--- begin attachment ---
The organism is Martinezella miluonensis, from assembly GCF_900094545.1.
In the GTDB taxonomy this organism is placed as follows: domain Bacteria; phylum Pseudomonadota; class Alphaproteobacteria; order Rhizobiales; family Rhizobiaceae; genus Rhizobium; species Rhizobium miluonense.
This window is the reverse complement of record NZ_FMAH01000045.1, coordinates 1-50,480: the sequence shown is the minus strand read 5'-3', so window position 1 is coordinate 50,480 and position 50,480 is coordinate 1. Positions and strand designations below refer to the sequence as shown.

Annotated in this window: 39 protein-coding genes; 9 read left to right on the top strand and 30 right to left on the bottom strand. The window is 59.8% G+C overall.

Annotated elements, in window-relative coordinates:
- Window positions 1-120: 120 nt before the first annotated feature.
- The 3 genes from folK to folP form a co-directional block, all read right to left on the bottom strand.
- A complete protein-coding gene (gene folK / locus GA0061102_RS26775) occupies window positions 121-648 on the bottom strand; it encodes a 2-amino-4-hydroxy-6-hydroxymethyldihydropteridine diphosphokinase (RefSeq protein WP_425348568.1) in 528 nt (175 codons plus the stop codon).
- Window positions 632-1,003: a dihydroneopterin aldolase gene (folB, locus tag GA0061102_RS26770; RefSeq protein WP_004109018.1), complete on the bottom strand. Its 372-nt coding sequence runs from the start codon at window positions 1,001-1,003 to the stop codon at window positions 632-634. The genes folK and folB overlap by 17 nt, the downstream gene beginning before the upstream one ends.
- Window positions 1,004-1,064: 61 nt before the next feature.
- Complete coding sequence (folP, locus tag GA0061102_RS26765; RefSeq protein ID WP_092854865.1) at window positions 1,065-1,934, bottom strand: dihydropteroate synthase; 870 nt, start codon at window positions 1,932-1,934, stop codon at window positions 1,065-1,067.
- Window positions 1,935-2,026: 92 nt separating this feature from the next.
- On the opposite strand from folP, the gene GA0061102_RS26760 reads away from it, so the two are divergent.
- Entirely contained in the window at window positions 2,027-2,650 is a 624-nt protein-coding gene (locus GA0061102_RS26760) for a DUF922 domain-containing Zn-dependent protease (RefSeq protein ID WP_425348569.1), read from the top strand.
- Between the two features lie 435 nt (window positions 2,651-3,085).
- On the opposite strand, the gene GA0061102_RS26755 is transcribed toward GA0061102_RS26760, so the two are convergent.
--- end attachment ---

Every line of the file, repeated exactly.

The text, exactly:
The organism is Martinezella miluonensis, from assembly GCF_900094545.1.
In the GTDB taxonomy this organism is placed as follows: domain Bacteria; phylum Pseudomonadota; class Alphaproteobacteria; order Rhizobiales; family Rhizobiaceae; genus Rhizobium; species Rhizobium miluonense.
This window is the reverse complement of record NZ_FMAH01000045.1, coordinates 1-50,480: the sequence shown is the minus strand read 5'-3', so window position 1 is coordinate 50,480 and position 50,480 is coordinate 1. Positions and strand designations below refer to the sequence as shown.

Annotated in this window: 39 protein-coding genes; 9 read left to right on the top strand and 30 right to left on the bottom strand. The window is 59.8% G+C overall.

Annotated elements, in window-relative coordinates:
- Window positions 1-120: 120 nt before the first annotated feature.
- The 3 genes from folK to folP form a co-directional block, all read right to left on the bottom strand.
- A complete protein-coding gene (gene folK / locus GA0061102_RS26775) occupies window positions 121-648 on the bottom strand; it encodes a 2-amino-4-hydroxy-6-hydroxymethyldihydropteridine diphosphokinase (RefSeq protein WP_425348568.1) in 528 nt (175 codons plus the stop codon).
- Window positions 632-1,003: a dihydroneopterin aldolase gene (folB, locus tag GA0061102_RS26770; RefSeq protein WP_004109018.1), complete on the bottom strand. Its 372-nt coding sequence runs from the start codon at window positions 1,001-1,003 to the stop codon at window positions 632-634. The genes folK and folB overlap by 17 nt, the downstream gene beginning before the upstream one ends.
- Window positions 1,004-1,064: 61 nt before the next feature.
- Complete coding sequence (folP, locus tag GA0061102_RS26765; RefSeq protein ID WP_092854865.1) at window positions 1,065-1,934, bottom strand: dihydropteroate synthase; 870 nt, start codon at window positions 1,932-1,934, stop codon at window positions 1,065-1,067.
- Window positions 1,935-2,026: 92 nt separating this feature from the next.
- On the opposite strand from folP, the gene GA0061102_RS26760 reads away from it, so the two are divergent.
- Entirely contained in the window at window positions 2,027-2,650 is a 624-nt protein-coding gene (locus GA0061102_RS26760) for a DUF922 domain-containing Zn-dependent protease (RefSeq protein ID WP_425348569.1), read from the top strand.
- Between the two features lie 435 nt (window positions 2,651-3,085).
- On the opposite strand, the gene GA0061102_RS26755 is transcribed toward GA0061102_RS26760, so the two are convergent.